CITES stuff

Bob Mankin bob at
Sat Feb 19 22:18:45 EST 2000

"Fernando A. Zapata" wrote:
> Please correct me if I'm wrong, but paradoxically it was thanks to science
> and scientists that conservation of species and habitats became an
> important issue. It is a shame that laws and regulations such as CITES are
> now preventing  scientists from doing their work, or at least making it
> really difficult. I know of at least two instances (one in which I was
> directly involved) of international scientific cooperation completely
> halted because of CITES. What's worse, at least in my country, while we
> scientists try to do things correctly (and therefore go through the hassle
> of resquesting permits) almost any one can just go and collect anything
> without asking anyone for permits for whatever non-scientific use. And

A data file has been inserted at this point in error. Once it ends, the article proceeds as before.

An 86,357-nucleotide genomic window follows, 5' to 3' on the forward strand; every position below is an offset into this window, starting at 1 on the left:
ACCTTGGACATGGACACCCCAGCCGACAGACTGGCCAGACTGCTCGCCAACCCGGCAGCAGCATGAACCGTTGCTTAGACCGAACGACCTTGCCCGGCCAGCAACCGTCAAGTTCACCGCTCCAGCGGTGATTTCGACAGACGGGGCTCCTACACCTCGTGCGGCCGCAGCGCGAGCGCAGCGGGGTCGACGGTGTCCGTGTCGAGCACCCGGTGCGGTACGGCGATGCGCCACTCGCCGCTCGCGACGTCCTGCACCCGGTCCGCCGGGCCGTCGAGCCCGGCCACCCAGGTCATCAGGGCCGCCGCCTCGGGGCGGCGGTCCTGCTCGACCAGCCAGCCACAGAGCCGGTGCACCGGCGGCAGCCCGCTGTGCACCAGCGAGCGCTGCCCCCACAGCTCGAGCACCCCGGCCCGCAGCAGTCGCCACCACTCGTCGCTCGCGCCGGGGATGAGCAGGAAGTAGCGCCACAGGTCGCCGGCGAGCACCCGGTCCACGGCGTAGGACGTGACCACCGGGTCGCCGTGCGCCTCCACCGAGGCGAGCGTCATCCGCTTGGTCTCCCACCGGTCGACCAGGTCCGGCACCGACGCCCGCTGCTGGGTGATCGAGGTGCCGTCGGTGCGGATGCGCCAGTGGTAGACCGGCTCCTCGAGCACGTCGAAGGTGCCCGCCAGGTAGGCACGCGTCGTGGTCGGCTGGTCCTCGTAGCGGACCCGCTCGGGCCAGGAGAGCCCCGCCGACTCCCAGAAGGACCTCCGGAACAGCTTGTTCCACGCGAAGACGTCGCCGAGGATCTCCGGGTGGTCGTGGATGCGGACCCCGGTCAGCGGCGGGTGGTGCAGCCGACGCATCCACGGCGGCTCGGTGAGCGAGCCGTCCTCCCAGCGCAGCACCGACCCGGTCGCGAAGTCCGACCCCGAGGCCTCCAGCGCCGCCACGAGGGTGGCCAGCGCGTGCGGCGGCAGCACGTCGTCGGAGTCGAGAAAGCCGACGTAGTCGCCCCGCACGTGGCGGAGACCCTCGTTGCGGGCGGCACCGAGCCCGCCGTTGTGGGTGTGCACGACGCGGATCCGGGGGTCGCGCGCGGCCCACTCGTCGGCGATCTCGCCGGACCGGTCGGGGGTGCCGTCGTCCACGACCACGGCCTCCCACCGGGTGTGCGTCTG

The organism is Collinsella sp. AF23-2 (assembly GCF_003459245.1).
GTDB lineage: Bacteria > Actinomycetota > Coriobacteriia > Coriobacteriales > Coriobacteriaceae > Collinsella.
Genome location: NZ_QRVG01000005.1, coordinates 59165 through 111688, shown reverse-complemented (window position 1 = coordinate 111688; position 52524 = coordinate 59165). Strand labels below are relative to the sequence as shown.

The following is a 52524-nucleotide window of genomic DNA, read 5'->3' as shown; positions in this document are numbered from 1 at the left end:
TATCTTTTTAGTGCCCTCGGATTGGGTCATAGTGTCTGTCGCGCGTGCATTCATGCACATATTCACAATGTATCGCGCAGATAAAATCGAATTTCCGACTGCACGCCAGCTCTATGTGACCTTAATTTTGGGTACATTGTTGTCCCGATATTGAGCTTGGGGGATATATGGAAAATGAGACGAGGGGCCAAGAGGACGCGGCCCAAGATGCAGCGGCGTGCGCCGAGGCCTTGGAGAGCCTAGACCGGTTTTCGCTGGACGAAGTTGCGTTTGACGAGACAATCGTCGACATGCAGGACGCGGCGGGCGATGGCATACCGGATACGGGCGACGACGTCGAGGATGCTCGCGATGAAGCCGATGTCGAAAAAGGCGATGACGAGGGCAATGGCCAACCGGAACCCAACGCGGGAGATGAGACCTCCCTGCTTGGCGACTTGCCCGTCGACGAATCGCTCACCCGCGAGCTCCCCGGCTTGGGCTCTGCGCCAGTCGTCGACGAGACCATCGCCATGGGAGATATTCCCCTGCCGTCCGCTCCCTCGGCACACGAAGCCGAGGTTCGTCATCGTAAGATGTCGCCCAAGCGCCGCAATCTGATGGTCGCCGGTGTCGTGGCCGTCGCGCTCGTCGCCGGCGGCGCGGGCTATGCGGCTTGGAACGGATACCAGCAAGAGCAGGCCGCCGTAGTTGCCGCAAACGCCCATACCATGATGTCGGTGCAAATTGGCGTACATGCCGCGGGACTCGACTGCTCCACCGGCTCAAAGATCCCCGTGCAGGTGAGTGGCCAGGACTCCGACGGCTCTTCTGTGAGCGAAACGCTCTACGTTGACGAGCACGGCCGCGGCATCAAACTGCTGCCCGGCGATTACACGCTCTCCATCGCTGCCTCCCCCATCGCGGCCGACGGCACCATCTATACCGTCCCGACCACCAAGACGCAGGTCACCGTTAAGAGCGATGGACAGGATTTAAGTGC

> nothing happens. So something must be really wrong here.


Please correct me if I am wrong, but at the time Scleractinia was added
to the Appendix II of CITES, there was little to no scientific data to
support such a move as being necessary. I believe the move was made by
environmentalist interests rather than the scientific community. I mean
think about it. What majority interest in the 1970s was saying that
coral reefs were in immanent danger and why did they only propose the
species that they did? 

I was recently reading a hand written paper done by someone familiar
with the proceedings that year that said it was basically pushed through
with little or no debate due to the fact everyone was in such an uproar
over the ivory issue at the time. They had debated that one so long and
hard that by the time the coral listing was put forth, any opposing
viewpoints were already worn down. Opportunistic if you ask me.

Now realizing that these comments are like kicking a hornets nest, I
would like to remind contrary views that you will need to provide data
pre 1977 to support the idea that this App. II addition was done with
solid scientific study and backing. Anything since then doesn't aid the

Bob Mankin

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